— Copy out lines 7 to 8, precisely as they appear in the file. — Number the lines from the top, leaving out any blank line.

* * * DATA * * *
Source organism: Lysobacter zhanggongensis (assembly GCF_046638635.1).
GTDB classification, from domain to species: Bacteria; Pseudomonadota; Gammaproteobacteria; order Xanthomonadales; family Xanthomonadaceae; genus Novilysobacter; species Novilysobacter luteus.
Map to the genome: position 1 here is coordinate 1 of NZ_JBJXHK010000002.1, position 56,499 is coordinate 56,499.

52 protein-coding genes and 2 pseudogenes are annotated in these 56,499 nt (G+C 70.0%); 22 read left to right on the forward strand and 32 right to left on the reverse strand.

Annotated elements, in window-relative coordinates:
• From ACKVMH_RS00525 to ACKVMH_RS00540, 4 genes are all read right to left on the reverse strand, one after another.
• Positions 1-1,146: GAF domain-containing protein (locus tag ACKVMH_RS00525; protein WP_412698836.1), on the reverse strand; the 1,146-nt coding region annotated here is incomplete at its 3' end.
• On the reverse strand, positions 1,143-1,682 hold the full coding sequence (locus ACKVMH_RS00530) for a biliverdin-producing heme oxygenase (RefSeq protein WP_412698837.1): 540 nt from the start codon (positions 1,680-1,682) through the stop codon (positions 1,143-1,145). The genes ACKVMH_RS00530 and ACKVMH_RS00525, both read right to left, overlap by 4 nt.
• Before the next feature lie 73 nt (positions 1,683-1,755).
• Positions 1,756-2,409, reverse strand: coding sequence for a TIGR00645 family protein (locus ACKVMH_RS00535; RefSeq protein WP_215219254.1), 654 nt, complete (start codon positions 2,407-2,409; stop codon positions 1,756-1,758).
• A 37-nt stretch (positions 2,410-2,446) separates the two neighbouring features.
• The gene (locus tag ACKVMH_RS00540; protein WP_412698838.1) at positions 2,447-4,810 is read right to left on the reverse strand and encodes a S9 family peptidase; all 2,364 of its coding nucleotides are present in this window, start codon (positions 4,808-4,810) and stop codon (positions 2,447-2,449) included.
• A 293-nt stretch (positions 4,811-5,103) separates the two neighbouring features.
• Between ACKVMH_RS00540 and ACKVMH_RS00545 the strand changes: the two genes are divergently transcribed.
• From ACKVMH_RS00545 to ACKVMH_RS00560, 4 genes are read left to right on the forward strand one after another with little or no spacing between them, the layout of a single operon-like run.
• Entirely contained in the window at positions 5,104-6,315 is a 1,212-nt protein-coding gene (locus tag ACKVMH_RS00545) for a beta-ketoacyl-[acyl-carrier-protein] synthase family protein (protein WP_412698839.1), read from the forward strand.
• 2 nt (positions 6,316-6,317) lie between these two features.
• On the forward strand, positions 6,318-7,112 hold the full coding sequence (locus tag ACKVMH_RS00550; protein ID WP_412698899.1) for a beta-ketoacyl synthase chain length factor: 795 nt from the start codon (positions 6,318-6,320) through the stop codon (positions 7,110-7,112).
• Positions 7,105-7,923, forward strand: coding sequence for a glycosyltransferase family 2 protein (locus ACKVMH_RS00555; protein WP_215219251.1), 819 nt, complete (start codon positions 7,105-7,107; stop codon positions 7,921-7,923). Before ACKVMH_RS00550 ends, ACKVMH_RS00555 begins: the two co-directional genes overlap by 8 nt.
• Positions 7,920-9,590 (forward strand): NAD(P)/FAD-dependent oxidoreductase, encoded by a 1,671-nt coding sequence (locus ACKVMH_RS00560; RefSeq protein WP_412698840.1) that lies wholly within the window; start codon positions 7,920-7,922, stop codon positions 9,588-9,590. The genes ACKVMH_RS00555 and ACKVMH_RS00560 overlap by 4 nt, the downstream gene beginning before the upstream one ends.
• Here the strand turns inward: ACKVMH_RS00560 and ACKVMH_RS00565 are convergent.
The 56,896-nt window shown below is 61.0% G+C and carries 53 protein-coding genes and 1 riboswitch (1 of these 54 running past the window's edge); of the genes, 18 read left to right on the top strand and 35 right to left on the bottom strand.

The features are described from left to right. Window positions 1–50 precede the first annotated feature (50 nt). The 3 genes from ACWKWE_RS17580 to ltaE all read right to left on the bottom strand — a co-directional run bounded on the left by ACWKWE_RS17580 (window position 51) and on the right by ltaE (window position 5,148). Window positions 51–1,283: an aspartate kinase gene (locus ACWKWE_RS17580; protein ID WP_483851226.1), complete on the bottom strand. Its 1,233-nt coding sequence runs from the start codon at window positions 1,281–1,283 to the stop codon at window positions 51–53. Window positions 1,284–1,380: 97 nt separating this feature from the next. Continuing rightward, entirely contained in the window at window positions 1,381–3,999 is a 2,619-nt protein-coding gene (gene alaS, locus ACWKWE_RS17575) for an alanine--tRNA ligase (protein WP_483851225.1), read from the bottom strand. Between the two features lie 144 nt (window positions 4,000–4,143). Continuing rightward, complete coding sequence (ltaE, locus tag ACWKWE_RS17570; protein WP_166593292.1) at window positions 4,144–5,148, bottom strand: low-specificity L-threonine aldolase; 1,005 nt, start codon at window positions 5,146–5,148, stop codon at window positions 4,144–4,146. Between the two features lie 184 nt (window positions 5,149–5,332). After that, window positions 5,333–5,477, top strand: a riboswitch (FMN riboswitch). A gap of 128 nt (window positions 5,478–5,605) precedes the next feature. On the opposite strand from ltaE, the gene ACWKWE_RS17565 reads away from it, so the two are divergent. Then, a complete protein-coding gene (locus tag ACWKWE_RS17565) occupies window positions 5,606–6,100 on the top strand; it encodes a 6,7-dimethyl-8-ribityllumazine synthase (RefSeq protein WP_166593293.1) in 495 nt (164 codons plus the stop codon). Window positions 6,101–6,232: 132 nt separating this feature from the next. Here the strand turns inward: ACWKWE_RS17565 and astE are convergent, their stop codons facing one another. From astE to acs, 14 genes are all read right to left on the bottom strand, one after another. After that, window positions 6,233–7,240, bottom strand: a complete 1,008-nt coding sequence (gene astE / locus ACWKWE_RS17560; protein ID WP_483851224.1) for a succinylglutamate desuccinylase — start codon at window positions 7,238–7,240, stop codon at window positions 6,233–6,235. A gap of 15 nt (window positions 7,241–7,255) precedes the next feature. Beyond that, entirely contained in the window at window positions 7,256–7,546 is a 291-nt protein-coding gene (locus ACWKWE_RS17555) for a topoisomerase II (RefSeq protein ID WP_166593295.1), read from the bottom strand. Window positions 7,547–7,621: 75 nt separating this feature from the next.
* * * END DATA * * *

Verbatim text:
• Positions 1-1,146: GAF domain-containing protein (locus tag ACKVMH_RS00525; protein WP_412698836.1), on the reverse strand; the 1,146-nt coding region annotated here is incomplete at its 3' end.
• On the reverse strand, positions 1,143-1,682 hold the full coding sequence (locus ACKVMH_RS00530) for a biliverdin-producing heme oxygenase (RefSeq protein WP_412698837.1): 540 nt from the start codon (positions 1,680-1,682) through the stop codon (positions 1,143-1,145). The genes ACKVMH_RS00530 and ACKVMH_RS00525, both read right to left, overlap by 4 nt.